Become a Shelter Volunteer

Volunteers are at the heart of Humane Society of Pikes Peak Region's success. As a private, nonprofit organization, we rely heavily on the assistance of our caring, dedicated and hard-working volunteers to accomplish our important mission. Volunteers work side-by-side with shelter staff and provide manpower for programs to improve the quality of life for shelter animals. They allow us to achieve excellence in all that we do, making the community a better place for both people and pets.

From helping with daily feeding and cleaning, to providing mental and behavioral enrichment for the animals in our care, to assisting customers in locating a lost pet, our volunteers help in countless ways every day of the year. Our schedule and program requirements may vary throughout the year, and program availability is based on the needs of our animals and customers. Click here for our shelter volunteer job descriptions.

Volunteer Requirements

  • A weekly commitment of approximately 2-3 hours per week, typically occurring as a shift the same day and time each week, for at least 6 months.
  • Volunteers must be at least 16 years of age to work independently and have reliable transportation.
  • Volunteers ages 12 up to 16 must provide their own adult partner (either a parent/guardian or another responsible individual 21 years old or older). Adult partners are not provided by the Humane Society of the Pikes Peak Region. An adult partner may supervise up to two youth partners.

Not old enough to volunteer yet? Check out these projects you can do at home that still help the animals in different ways, such as making toys and beds for the shelter cats.  Children under 12 years of age may participate in the Foster Care program. Please see our Foster Care page for more details.

Steps to Becoming a Volunteer

Step 1: Sign-up for and Attend a Volunteer Info Night

Before joining our volunteer team, we want to help you decide if our organization is a good fit for you. At the info night, you will learn about our organization, our mission and our policies. We will tour the shelter as well as provide information about our current volunteer needs and the required commitment.

PLEASE NOTE: You must pre-register for a volunteer info night. Space is limited; there is not a waiting list.


The next Information Night will be in January with date TBD

Step 2: Fee, Application and Background Check

If you choose to come on with us as a volunteer after attending the Volunteer Info Night , you will be asked to submit your volunteer fee, application and criminal background check (18 years and older). Volunteers are required to pay a one-time fee of $30 per adult and $20 per youth. This offsets the costs of your volunteer t-shirt and nametag, criminal background check, insurance, training materials, and administrative processing of running the volunteer program. This fee helps to ensure that the vast majority of our funding is spent directly on animal care. Please understand that your volunteer fee is non-refundable and will be considered a contribution to the shelter should you decide to forego volunteering. HSPPR does not accept volunteers with a criminal record in relation to (1) any felony, (2) sexual or violent crimes, (3) theft-related crimes or (4) animal neglect or cruelty within the last 7 years. HSPPR requires all persons applying to volunteer to state any past criminal record and reserves the right to conduct a background check on any volunteer.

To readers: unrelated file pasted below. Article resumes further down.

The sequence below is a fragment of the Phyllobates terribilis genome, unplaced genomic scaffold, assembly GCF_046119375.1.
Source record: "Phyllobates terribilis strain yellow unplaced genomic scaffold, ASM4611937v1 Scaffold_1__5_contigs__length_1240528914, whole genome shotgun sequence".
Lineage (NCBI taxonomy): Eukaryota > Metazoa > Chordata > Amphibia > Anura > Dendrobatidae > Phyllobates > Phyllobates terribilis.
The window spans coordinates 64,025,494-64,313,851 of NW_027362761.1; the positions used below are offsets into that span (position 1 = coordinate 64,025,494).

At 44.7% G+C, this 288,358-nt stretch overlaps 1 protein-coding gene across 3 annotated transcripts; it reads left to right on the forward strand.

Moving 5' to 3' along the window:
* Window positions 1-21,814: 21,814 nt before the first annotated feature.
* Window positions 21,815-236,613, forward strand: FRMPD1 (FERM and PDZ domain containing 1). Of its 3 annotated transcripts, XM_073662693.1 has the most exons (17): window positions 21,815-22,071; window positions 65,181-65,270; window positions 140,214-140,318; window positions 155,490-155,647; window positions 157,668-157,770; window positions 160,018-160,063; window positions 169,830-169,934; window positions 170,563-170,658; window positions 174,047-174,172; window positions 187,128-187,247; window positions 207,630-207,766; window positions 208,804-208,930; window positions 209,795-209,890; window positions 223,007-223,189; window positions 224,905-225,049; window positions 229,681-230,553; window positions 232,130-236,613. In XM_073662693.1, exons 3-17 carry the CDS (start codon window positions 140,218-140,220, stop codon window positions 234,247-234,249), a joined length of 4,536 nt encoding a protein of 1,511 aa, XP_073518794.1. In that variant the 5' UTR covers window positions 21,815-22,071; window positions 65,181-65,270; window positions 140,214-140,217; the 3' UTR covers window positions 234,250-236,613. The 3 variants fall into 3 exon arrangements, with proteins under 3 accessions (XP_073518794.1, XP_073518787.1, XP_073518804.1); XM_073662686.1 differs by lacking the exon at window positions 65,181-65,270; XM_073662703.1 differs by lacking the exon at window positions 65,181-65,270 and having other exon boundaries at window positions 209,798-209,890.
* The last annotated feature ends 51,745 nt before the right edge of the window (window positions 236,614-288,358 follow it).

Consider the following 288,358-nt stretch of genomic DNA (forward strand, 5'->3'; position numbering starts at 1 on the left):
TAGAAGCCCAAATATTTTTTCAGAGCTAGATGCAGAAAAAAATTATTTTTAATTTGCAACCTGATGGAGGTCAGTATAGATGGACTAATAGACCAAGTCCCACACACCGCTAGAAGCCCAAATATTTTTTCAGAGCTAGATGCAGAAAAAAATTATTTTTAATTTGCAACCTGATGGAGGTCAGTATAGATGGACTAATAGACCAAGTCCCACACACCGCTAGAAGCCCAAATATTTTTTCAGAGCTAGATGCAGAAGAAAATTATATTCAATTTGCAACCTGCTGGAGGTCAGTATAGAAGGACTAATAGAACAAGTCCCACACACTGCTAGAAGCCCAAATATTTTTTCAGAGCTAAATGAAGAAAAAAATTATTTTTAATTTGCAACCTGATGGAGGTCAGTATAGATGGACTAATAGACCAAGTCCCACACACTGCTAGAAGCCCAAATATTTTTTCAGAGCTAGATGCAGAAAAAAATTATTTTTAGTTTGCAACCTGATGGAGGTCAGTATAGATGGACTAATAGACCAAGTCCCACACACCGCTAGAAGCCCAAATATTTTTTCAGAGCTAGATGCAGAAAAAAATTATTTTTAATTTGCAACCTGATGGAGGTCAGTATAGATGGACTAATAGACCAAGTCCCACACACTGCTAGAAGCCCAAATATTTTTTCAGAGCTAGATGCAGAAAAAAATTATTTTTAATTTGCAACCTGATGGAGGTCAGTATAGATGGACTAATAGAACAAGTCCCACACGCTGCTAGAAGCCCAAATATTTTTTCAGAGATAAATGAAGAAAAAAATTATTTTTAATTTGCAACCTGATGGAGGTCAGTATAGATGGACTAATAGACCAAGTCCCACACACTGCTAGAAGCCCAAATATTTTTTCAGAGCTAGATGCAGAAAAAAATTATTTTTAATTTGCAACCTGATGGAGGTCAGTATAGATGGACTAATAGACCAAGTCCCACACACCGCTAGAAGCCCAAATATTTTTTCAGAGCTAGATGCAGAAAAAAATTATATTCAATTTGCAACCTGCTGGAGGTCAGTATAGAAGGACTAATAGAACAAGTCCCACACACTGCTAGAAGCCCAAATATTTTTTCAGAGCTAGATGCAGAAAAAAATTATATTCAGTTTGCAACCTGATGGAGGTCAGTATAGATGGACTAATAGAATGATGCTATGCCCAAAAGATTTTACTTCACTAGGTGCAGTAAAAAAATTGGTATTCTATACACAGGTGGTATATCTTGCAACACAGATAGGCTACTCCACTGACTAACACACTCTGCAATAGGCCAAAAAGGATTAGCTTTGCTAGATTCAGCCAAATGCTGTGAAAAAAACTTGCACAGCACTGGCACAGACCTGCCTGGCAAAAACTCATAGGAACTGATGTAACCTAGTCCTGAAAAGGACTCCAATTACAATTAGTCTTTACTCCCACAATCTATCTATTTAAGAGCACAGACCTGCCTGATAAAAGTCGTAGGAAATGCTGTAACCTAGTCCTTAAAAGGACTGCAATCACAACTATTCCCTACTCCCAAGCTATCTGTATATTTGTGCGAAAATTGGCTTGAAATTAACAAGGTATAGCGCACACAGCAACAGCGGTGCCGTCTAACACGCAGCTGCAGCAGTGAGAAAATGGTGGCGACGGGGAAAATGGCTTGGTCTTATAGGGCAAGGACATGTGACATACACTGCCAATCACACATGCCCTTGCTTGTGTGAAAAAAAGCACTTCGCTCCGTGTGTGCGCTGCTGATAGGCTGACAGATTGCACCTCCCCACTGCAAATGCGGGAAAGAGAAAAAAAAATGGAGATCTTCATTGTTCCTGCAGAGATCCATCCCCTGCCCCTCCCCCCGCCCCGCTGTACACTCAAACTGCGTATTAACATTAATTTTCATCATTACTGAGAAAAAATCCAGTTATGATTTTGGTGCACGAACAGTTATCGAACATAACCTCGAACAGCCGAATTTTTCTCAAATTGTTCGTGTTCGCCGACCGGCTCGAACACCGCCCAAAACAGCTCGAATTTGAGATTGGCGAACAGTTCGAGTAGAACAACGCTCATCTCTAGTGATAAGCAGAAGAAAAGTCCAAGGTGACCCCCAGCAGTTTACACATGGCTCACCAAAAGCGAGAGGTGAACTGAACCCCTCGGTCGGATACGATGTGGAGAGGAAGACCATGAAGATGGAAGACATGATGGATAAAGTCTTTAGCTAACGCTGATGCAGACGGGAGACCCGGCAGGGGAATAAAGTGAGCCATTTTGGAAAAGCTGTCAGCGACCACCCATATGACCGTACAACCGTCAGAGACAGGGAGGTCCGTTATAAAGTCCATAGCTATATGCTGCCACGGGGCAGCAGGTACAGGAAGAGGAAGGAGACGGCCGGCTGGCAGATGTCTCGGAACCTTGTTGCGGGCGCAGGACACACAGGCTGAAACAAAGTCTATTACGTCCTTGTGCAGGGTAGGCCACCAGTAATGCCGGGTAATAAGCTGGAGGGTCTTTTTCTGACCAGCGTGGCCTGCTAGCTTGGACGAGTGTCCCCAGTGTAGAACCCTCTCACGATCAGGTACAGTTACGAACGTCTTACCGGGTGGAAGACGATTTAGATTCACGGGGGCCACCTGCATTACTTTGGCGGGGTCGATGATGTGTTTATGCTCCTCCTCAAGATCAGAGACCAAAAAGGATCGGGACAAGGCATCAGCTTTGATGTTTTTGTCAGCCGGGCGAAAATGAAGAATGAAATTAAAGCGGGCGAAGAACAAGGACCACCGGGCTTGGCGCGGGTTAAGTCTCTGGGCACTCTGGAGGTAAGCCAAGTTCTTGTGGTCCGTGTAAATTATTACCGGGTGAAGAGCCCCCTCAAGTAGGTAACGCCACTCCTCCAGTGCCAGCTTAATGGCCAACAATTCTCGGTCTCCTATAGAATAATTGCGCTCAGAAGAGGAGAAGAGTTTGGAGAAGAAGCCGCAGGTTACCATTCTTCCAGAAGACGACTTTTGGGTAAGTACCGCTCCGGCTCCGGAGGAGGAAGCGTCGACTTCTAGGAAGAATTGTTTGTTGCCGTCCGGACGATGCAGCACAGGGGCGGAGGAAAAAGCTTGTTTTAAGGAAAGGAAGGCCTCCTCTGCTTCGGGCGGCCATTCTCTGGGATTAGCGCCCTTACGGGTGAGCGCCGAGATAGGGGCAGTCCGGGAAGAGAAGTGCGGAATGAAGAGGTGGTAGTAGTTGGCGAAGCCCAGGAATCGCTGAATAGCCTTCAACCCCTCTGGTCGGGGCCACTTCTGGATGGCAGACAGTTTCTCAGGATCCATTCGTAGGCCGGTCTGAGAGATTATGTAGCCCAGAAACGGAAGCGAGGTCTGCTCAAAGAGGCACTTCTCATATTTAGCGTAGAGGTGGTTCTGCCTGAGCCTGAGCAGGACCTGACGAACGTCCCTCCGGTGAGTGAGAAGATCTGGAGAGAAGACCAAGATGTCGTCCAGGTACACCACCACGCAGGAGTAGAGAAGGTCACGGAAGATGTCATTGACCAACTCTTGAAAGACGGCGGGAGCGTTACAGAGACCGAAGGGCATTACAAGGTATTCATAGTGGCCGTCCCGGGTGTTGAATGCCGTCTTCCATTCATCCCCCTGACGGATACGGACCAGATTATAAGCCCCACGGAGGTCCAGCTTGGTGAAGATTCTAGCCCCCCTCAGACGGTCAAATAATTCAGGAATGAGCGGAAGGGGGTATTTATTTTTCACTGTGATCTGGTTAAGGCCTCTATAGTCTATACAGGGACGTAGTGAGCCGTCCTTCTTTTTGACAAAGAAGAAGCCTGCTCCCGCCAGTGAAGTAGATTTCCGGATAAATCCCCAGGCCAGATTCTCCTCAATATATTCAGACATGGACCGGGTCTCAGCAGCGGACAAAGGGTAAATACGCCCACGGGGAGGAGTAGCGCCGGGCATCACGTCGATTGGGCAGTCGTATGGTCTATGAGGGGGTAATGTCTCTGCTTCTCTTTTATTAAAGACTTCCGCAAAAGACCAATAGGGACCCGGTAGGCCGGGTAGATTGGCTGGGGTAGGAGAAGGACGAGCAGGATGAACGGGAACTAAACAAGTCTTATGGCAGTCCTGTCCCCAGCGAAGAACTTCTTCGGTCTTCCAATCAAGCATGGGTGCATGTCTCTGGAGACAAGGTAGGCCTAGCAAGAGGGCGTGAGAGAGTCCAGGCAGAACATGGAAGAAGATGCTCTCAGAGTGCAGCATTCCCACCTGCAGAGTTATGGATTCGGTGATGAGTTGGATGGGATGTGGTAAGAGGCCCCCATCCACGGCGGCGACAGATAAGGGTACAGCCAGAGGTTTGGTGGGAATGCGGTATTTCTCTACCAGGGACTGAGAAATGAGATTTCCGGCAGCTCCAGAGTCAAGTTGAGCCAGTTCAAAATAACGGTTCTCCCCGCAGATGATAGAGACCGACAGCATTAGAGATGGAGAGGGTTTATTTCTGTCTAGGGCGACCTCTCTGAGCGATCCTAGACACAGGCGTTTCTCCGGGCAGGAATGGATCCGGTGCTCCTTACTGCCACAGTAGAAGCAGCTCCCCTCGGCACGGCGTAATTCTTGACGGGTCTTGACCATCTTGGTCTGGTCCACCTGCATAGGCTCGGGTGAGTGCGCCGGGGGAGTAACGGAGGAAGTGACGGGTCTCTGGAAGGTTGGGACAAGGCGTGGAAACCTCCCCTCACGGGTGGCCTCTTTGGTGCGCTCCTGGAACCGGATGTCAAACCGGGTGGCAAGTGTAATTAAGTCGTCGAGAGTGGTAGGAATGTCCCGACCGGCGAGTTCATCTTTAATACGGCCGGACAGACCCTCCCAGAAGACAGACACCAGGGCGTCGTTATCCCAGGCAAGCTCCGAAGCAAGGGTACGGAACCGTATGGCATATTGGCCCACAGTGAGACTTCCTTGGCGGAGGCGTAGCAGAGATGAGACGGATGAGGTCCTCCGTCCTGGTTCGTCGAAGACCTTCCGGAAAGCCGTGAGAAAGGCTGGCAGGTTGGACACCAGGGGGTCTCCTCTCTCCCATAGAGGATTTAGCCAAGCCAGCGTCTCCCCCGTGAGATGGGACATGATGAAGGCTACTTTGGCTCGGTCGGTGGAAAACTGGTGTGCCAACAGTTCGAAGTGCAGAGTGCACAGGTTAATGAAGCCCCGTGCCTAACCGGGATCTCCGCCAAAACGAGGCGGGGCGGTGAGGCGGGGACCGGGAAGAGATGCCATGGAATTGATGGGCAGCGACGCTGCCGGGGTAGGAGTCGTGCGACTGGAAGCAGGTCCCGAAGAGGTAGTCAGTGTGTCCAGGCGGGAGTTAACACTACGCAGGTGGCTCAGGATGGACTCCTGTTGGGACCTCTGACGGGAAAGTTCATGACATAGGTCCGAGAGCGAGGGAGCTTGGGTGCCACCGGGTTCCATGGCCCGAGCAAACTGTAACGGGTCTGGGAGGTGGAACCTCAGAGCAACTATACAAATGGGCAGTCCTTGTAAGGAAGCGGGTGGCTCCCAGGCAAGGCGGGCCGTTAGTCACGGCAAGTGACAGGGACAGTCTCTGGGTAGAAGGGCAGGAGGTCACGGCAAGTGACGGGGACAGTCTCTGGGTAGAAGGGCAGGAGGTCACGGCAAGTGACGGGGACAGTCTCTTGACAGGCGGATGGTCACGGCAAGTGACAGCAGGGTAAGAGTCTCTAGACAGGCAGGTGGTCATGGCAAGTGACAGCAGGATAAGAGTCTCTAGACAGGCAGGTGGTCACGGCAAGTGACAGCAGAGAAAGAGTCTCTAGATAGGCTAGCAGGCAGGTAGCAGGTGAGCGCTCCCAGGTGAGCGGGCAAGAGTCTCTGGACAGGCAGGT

Step 3: Volunteer Orientation

Once you have submitted your fee, completed your application and background check, you are required to attend an orientation before you start volunteering. Volunteer orientations typically occur on the last Saturday of the month, January – October. Volunteers must have completed the previous steps in order to attend an orientation.

Step 4: Ready, Set, Volunteer!

Following orientation, you will be scheduled to attend a training session(s) to prepare you for your volunteer position. Some jobs require volunteers to attend our safe animal handling training, where we review safety procedures and reading animal body language, as well as proper handling of animals within a shelter environment. All volunteer jobs, including non-animal handling jobs, may include classroom and on-the-job training.

Question? Email us at [email protected].